Mobile game revenue growth in recovery but hurdles remain: report

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A prefessional player at Vici Gaming is playing Honour of Kings on July 17, 2019 in Shanghai. (Image credit: TechNode/Shi Jiayi)

Revenue growth for China’s mobile games industry rebounded after government approvals resumed late last year, though the industry has been steadily losing user time spent to short videos, according to recent research.

Why it matters: In addition to competing against one another for user attention, short video platforms such as Douyin and Kuaishou are also competing with apps in other market segments.

Details: Data released yesterday shows that revenue for China’s mobile games industry rose 21.5% year on year during the first half of 2019, recovering from the 12.9% seen the same period a year earlier when authorities froze game approvals for nine months beginning in March. However, H1 2017 figures of nearly 50% point to an ongoing throttling effect. Changes to the game approval process following the licensing hiatus in 2018 dramatically decreased the number of new games hitting the market while competition from short video apps is taking its toll on the segment, the report said.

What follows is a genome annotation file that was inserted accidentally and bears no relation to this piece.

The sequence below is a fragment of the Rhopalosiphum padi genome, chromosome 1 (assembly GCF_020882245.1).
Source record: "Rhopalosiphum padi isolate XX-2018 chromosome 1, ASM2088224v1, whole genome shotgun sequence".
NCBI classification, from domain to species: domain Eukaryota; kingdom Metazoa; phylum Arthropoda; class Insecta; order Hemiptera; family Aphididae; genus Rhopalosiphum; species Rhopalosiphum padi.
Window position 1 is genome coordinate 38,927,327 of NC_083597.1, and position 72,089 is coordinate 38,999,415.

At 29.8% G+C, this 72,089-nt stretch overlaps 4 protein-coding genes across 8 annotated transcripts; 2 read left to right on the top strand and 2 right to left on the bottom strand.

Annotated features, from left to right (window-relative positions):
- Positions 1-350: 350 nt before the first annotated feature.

• The average number of mobile game monthly active players totaled 691 million in H1, growing 70 million from H1 2018.
  • Average time spent on mobile games per month per person, however, dropped 5.6% year on year to 18.5 hours from 19.6 hours.
  • Total time spent on mobile games has been declining since the beginning of 2018 when it peaked at 12.2%, accounting for only 8.5% of total screen time in June 2019. The percentage of screen time spent on short video platforms, however, has been steadily increasing, reaching 12.2% in June.
  • Short video app users are often hardcore or semi-hardcore players of mobile games. According to the report, around 73.3% of multiplayer online battle arena (MOBA) games such as “Honour of Kings” also use short video apps.

Context: China’s top game regulator, the State Administration of Press and Publication (SAPP), resumed its game approval process late last year, ending a nine-month freeze that took a heavy toll on the industry.

  • The SAPP updated its approval process in April to limit the number of games that could receive licenses, promising to reject low quality or copycat titles.